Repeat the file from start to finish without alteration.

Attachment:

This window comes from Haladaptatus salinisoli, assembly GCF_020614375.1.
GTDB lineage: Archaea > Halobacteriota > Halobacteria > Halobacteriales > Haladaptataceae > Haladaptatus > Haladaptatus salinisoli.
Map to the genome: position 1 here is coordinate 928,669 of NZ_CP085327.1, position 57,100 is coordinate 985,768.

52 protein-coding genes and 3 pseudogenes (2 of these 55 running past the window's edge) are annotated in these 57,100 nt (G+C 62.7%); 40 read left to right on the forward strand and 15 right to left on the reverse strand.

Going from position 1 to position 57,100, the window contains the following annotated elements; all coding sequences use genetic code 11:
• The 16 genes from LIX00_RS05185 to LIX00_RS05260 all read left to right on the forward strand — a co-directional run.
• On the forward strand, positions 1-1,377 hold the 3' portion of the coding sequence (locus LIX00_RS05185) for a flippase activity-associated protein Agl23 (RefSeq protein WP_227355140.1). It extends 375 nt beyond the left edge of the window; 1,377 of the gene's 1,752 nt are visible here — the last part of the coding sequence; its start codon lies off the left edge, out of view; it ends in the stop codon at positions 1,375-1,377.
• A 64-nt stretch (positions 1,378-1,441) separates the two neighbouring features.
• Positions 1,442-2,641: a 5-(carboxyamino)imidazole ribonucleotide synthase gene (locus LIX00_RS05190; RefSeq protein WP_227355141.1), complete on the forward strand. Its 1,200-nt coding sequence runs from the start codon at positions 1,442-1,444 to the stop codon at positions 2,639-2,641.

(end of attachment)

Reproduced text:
This window comes from Haladaptatus salinisoli, assembly GCF_020614375.1.
GTDB lineage: Archaea > Halobacteriota > Halobacteria > Halobacteriales > Haladaptataceae > Haladaptatus > Haladaptatus salinisoli.
Map to the genome: position 1 here is coordinate 928,669 of NZ_CP085327.1, position 57,100 is coordinate 985,768.

52 protein-coding genes and 3 pseudogenes (2 of these 55 running past the window's edge) are annotated in these 57,100 nt (G+C 62.7%); 40 read left to right on the forward strand and 15 right to left on the reverse strand.

Going from position 1 to position 57,100, the window contains the following annotated elements; all coding sequences use genetic code 11:
• The 16 genes from LIX00_RS05185 to LIX00_RS05260 all read left to right on the forward strand — a co-directional run.
• On the forward strand, positions 1-1,377 hold the 3' portion of the coding sequence (locus LIX00_RS05185) for a flippase activity-associated protein Agl23 (RefSeq protein WP_227355140.1). It extends 375 nt beyond the left edge of the window; 1,377 of the gene's 1,752 nt are visible here — the last part of the coding sequence; its start codon lies off the left edge, out of view; it ends in the stop codon at positions 1,375-1,377.
• A 64-nt stretch (positions 1,378-1,441) separates the two neighbouring features.
• Positions 1,442-2,641: a 5-(carboxyamino)imidazole ribonucleotide synthase gene (locus LIX00_RS05190; RefSeq protein WP_227355141.1), complete on the forward strand. Its 1,200-nt coding sequence runs from the start codon at positions 1,442-1,444 to the stop codon at positions 2,639-2,641.